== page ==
I write to dispel some of the persnickety comments attributed, unfortunately, to fellow Columbians about Neil Gorsuch ’88.
Neil has been lambasted for the newspaper he founded, violating postering rules, supporting unpopular causes, his quotation in the yearbook and his fraternity, among many other things. The students who actually knew Neil can attest to his character. In fact, more than 150 of his classmates, both Democrats and Republicans, submitted a comprehensive and thoughtful letter to the Senate Judiciary Committee in support of his nomination.
I was friends with Neil. He created "The Fed” [Federalist Paper] to encourage respectful and open dialogue among students from a voice not often heard at Columbia. I was the dummy who violated the sign posting rules in his run for school senate, and I can verify that he knew nothing about it. I lived at the Fiji house for three years, and I can attest that the wild allegations in the press were unfounded and outrageous.
During the Senate hearings, many of Neil’s colleagues praised his good nature, respect for others and sharp intellect. These were the same qualities we saw at Columbia and why so many of his friends came out in strong support of his nomination. We know that politics will not play a part in his decisions, but instead he will be guided by his strong character, humility and integrity, which should make all Columbians proud.
Rob LaPlaca ’89
Regarding “Gorsuch Nominated to U.S. Supreme Court” (“Around the Quads,” Spring 2017): The article concludes with, “If confirmed, Gorsuch would be the second Columbian to serve on the country’s highest court [after John Jay (Class of 1764)].”
There were actually three others from the College — Jay, Samuel Blatchford (Class of 1837) and Benjamin Cardozo (Class of 1889).
As for the broader group of Columbians on the Supreme Court, it also includes Ruth Bader Ginsburg LAW’59, first in her class and the school’s first female tenured professor.
Kenneth A. Iczkowski ’86
Editor’s note: CCT thanks Iczkowski, and also Peter Law ’08 and Thomas Vinciguerra ’85, JRN’86, GSAS’90, for pointing out the oversight. We regret the error.
David Dini SIPA'14
On page 33 of the Spring 2017 issue (“Alumni News”), you report that the sculpture in the Van Am Quad [at right] “is actually the third bust produced from the mold.”
Hello? Where are the first and second busts? Inquiring Lions want to know!
Congratulations on a great issue, as always, of a most welcome publication.
Alex Auerbach ’66
Sherman Oaks, Calif.
Editor’s note: We found reports of the two other busts’ origins, but not their present locations. Commissioned in 1912 and 1913, respectively, the first was installed in Hamilton Hall and the second was given to the Columbia University Club.
Professor Martha Howell GSAS’79’s comments on gender equality (“Hear Us Roar,” Spring 2017) were of considerable interest, but I found her reply to the question of whether we are ready for a female President somewhat convoluted. Howell noted that, in the election, “there was an element of, ‘Is this the right job for a woman?’”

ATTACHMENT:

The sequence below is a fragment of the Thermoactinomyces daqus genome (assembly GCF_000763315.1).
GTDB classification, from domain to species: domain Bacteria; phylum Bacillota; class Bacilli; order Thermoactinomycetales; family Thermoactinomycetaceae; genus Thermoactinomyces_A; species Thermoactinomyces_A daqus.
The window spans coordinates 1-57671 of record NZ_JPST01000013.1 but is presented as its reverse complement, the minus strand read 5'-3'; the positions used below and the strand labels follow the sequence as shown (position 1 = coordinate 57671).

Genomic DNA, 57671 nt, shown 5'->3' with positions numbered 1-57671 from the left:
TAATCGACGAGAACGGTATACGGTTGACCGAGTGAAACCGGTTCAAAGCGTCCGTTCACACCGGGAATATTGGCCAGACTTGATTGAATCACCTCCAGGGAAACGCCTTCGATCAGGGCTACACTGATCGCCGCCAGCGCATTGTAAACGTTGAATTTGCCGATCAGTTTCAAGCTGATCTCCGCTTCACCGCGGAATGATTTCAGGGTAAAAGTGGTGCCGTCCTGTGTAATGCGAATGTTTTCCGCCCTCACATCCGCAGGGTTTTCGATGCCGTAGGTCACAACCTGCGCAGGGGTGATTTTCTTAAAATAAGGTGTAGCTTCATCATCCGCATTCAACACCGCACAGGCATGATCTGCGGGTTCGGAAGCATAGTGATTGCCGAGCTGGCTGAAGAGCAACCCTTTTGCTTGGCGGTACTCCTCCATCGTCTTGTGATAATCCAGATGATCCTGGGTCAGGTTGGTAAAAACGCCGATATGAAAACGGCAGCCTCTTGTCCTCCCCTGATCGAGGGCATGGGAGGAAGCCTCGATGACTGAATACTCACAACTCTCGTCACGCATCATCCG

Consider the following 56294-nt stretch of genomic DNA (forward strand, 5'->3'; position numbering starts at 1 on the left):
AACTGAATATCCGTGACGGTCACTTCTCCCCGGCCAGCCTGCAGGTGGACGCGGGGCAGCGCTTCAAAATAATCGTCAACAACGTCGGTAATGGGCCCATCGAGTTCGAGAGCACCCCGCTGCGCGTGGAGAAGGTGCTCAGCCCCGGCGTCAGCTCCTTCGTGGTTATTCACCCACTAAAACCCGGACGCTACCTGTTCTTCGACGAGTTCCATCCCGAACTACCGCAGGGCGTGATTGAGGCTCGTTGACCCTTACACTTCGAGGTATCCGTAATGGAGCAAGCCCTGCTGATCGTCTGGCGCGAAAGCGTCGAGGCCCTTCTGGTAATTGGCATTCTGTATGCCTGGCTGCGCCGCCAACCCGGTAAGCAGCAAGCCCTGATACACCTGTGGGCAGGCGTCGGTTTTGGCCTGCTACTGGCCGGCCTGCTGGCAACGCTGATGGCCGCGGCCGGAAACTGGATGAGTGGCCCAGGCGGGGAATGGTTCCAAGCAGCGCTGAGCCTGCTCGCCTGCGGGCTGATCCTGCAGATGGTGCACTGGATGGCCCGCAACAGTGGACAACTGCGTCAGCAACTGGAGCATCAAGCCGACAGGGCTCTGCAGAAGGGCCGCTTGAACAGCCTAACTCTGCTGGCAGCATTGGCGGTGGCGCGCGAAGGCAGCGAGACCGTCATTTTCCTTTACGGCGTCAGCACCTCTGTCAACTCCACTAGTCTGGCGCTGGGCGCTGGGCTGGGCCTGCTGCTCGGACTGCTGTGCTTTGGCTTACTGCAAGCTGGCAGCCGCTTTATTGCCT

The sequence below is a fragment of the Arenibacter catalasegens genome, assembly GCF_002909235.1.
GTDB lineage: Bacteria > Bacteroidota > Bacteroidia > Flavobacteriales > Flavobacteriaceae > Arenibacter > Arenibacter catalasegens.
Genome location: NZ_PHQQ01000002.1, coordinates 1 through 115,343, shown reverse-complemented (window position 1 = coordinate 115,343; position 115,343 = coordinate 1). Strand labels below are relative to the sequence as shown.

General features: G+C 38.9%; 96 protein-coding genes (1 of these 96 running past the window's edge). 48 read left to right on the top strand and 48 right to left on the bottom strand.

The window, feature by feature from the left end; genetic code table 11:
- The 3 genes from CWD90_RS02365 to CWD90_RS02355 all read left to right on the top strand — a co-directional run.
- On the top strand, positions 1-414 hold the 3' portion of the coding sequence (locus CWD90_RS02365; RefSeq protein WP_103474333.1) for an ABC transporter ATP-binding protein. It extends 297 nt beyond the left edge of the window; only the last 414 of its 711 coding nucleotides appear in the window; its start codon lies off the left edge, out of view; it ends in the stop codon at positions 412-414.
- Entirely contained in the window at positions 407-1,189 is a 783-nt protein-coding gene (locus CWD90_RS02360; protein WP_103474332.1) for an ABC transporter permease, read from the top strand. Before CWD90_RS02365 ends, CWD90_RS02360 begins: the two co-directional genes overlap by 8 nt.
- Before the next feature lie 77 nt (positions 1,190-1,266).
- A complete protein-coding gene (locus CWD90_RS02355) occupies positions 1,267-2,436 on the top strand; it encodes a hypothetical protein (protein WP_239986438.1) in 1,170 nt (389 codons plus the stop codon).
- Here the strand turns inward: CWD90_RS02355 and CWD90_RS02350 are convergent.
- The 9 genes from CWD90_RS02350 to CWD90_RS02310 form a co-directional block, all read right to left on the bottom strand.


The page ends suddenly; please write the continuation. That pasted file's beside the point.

I would suggest rather that there was an element of “Is this the right woman for such a job?”
Philip Lille ’62, SIPA’64
Paradise Valley, Ariz.
I write to recognize Michael Rothfeld ’69, BUS’71, SIPA’71, JRN’71 for his 12 years of extraordinary service to the Columbia University Board of Trustees, a service that has benefited the University and the College.
Michael was responsible for the board’s review and approval of the University’s annual budget, capital budget, capital structure and financings. He led the Student Life and Learning Committee for nine years and the Finance Committee throughout his tenure. As chair of finance, Michael reviewed quarterly, for a number of years, the University’s financing of the new science, performing arts and Business School buildings in Manhattanville — specifically the Jerome L. Greene Science Center, which houses the Zuckerman Mind Brain Behavior Institute, opened in October 2016, and the Lenfest Center for the Arts, opened in April 2017.
In addition, Michael worked tirelessly last fall reviewing closely the financing for the Business School’s new building; the groundbreaking took place in December 2016 and the building is scheduled to be completed in 2022.
Columbia has greatly benefited from Michael’s work as a trustee and he has honored the Class of 1969 throughout his distinguished tenure.
Thank you, Michael!
Jonathan D. Schiller ’69, LAW ’73
New York City
Editor’s note: The writer chairs the Columbia University Board of Trustees.
A terribly late response to “The Experts” feature [Winter 2016–17]: Thanks all around for some pretty good tips. But I would add one biggie to those offered by Michael Gerrard ’72 to combat climate change: Don’t fly if you can avoid it.
In Moby-Dick (Chapter 45), after relating a few stories about the many sailors killed hunting whales, Melville implores us: “For God’s sake, be economical with your lamps and candles! not a gallon you burn, but at least one drop of man’s blood was spilled for it.”
Melville was unhappy with the killing of the whales, too, but he recognized that the true cost was not just the money paid for the whale oil.
By the way, best wishes to Alex Sachare ’71 on his retirement, and thanks for all his good work through the years.
Allen Schill ’73
Just wanted to say, the issue of CCT with all the alums providing tips and tricks [Winter 2016–17] was great reading. Keep up the good work!
Ryan McChristian ’07
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